The Yalkut Shimoni (766) says that Bilam was also known as Kemuel and was the son of Milka - http://bit.ly/1CHaGVr - which would make him the nephew of Avraham, the father of Aram and the uncle of Lavan.

The Midrash Tanchuma (Vayeitzei 13) - http://bit.ly/1NsxTAZ and the Targum ascribed to Yonatan ben Uziel (Bamidbar 22, 5) - http://bit.ly/1CHc5LD - say that Bilam was in fact Lavan himself.

In the Gemara Samhedrin 106a, Rav Simai states that Bilam was an advisor to Pharaoh in Egypt. However, on 106b the Gemara quotes Rav Chanina as stating that Bilam died in his 30s and Rashi points out that the two Amoraim disagree.

The Sefer Hayashar (Parshas Shemos) implies that Bilam ben Be'or was from Africa and he was a fifteen year old servant of King Angias when he rose to prominence. (This was 72 years after the Israelites had gone down to Egypt.) http://bit.ly/1LAztl6

With regards to the question, "Is he some kind of disgruntled Abrahamite?" we see that according most opinions, Bilam was of Abraham's family and therefore would have been very familiar with his concept of God. The Yalkut Shimoni (ibid) points out that all the prophets of the nations of the world were descendants of Abraham's brother Nachor & wife Milka (e.g. Iyov). There was a lot of potential spiritual greatness in the family, but it was channelled in very different ways.

There are various opinions in the Midrashim regarding the heritage of Bilaam.

The idea that is quoted by 'sabbahillel' in the name of Rabbi Sacks is a Gemara Sanhedrin 105a. The Gemara also says identifies Be'or as Lavan. Bilam would therefore be Lavan's son. http://bit.ly/1GX1a4p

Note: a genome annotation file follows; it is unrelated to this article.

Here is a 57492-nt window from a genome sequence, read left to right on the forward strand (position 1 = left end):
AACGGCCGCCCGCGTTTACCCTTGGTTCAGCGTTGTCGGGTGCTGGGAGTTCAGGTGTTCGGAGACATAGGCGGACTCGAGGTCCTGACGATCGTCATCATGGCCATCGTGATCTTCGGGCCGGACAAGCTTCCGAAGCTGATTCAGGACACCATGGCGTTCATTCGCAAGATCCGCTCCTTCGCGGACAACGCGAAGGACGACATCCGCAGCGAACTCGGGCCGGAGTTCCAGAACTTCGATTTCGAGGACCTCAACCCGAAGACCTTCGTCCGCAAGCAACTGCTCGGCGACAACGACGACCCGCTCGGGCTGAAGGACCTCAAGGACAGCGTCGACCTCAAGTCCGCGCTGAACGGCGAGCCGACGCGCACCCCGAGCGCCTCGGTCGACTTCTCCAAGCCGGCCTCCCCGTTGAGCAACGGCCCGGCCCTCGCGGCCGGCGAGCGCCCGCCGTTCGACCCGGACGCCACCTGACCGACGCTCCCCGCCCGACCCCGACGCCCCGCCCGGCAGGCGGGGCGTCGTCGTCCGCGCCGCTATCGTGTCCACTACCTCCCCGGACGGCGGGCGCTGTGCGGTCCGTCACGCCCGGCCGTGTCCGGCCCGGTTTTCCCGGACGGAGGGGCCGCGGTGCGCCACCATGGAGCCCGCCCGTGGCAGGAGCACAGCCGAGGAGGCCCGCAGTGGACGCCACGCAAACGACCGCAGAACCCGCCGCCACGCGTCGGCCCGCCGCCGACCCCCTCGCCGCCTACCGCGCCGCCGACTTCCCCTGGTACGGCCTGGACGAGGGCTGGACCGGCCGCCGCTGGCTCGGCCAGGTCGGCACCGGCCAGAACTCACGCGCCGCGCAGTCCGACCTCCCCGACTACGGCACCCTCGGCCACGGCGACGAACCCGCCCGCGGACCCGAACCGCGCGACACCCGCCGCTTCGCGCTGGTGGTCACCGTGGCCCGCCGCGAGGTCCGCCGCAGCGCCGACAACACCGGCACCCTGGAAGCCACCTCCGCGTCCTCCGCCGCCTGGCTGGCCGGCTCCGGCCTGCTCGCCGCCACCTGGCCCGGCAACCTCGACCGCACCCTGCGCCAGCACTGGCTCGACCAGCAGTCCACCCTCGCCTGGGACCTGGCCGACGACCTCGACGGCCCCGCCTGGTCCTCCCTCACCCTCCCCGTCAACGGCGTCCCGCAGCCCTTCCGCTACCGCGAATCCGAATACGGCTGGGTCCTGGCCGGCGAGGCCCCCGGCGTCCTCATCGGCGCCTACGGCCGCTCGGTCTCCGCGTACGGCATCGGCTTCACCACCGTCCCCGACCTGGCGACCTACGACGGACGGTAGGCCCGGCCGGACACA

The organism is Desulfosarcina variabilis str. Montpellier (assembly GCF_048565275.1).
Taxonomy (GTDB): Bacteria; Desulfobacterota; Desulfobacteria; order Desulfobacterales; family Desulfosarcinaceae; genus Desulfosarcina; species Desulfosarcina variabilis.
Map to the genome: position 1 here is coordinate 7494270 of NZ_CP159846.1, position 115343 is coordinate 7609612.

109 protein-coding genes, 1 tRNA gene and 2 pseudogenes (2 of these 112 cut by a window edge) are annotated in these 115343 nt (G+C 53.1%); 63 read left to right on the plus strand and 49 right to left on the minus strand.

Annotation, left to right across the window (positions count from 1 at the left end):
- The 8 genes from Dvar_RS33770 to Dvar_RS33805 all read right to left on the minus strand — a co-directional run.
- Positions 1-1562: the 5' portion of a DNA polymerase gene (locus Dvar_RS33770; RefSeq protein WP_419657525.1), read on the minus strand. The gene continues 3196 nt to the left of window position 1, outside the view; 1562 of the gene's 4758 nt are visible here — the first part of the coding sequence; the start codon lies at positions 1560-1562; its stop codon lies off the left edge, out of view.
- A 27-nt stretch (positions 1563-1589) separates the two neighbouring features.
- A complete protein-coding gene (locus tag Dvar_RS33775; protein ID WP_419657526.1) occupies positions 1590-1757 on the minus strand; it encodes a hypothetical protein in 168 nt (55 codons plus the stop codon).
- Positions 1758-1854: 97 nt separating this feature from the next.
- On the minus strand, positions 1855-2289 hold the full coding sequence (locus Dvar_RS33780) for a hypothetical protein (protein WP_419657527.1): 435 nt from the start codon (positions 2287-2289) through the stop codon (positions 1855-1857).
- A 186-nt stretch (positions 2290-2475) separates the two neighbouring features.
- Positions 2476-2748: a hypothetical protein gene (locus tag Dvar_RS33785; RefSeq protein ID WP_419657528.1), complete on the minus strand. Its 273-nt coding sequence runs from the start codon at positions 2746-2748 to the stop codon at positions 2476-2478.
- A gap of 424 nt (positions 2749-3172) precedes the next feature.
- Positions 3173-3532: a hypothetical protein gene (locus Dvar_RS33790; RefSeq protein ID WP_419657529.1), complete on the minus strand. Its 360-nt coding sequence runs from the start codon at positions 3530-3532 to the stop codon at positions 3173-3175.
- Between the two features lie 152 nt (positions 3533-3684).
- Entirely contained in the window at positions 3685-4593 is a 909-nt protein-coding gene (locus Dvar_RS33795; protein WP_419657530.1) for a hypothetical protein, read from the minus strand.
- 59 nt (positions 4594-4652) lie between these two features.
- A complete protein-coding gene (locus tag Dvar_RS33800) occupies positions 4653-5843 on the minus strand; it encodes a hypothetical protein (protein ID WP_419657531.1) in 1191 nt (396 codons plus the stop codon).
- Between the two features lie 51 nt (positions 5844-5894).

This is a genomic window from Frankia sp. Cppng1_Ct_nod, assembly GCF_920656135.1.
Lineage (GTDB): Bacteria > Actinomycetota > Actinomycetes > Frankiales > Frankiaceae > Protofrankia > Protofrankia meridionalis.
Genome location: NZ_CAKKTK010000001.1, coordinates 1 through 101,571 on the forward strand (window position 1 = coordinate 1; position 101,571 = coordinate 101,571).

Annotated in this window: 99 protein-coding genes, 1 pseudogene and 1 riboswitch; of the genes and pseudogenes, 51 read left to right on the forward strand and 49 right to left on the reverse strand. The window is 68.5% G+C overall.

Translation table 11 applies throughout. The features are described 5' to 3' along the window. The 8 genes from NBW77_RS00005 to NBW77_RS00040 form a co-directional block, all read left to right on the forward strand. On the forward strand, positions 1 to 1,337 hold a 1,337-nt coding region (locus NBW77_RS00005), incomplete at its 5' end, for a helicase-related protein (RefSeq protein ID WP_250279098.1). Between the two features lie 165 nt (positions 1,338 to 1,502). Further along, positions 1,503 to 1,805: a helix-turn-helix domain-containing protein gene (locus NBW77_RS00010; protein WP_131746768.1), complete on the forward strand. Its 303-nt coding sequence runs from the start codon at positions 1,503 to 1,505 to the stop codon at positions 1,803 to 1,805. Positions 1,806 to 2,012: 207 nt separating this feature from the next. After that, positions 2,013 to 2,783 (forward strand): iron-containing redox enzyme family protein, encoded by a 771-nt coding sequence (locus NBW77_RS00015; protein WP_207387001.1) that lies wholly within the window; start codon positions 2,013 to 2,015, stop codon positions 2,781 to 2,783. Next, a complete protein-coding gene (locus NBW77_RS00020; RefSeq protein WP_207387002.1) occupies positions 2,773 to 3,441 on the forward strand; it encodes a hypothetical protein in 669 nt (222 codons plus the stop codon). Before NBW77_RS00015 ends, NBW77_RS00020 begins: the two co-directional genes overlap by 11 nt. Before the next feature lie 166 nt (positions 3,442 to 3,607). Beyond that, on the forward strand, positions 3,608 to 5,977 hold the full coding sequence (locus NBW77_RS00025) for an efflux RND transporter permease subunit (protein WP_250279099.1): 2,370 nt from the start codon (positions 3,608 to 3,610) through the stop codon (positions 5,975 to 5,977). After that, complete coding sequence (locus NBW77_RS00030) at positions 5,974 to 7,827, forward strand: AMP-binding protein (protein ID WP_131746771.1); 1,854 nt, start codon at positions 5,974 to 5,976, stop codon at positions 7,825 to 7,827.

The Zohar identifies Be'or as a son of Lavan, making Bilam the grandson of Lavan. http://bit.ly/1LG12uj

The Yalkut Shimoni (766) says that Bilam was also known as Kemuel and was the son of Milka - http://bit.ly/1CHaGVr - which would make him the nephew of Avraham, the father of Aram and the uncle of Lavan.

The Midrash Tanchuma (Vayeitzei 13) - http://bit.ly/1NsxTAZ and the Targum ascribed to Yonatan ben Uziel (Bamidbar 22, 5) - http://bit.ly/1CHc5LD - say that Bilam was in fact Lavan himself.

In the Gemara Samhedrin 106a, Rav Simai states that Bilam was an advisor to Pharaoh in Egypt. However, on 106b the Gemara quotes Rav Chanina as stating that Bilam died in his 30s and Rashi points out that the two Amoraim disagree.

The Sefer Hayashar (Parshas Shemos) implies that Bilam ben Be'or was from Africa and he was a fifteen year old servant of King Angias when he rose to prominence. (This was 72 years after the Israelites had gone down to Egypt.) http://bit.ly/1LAztl6

There are various opinions in the Midrashim regarding the heritage of Bilaam.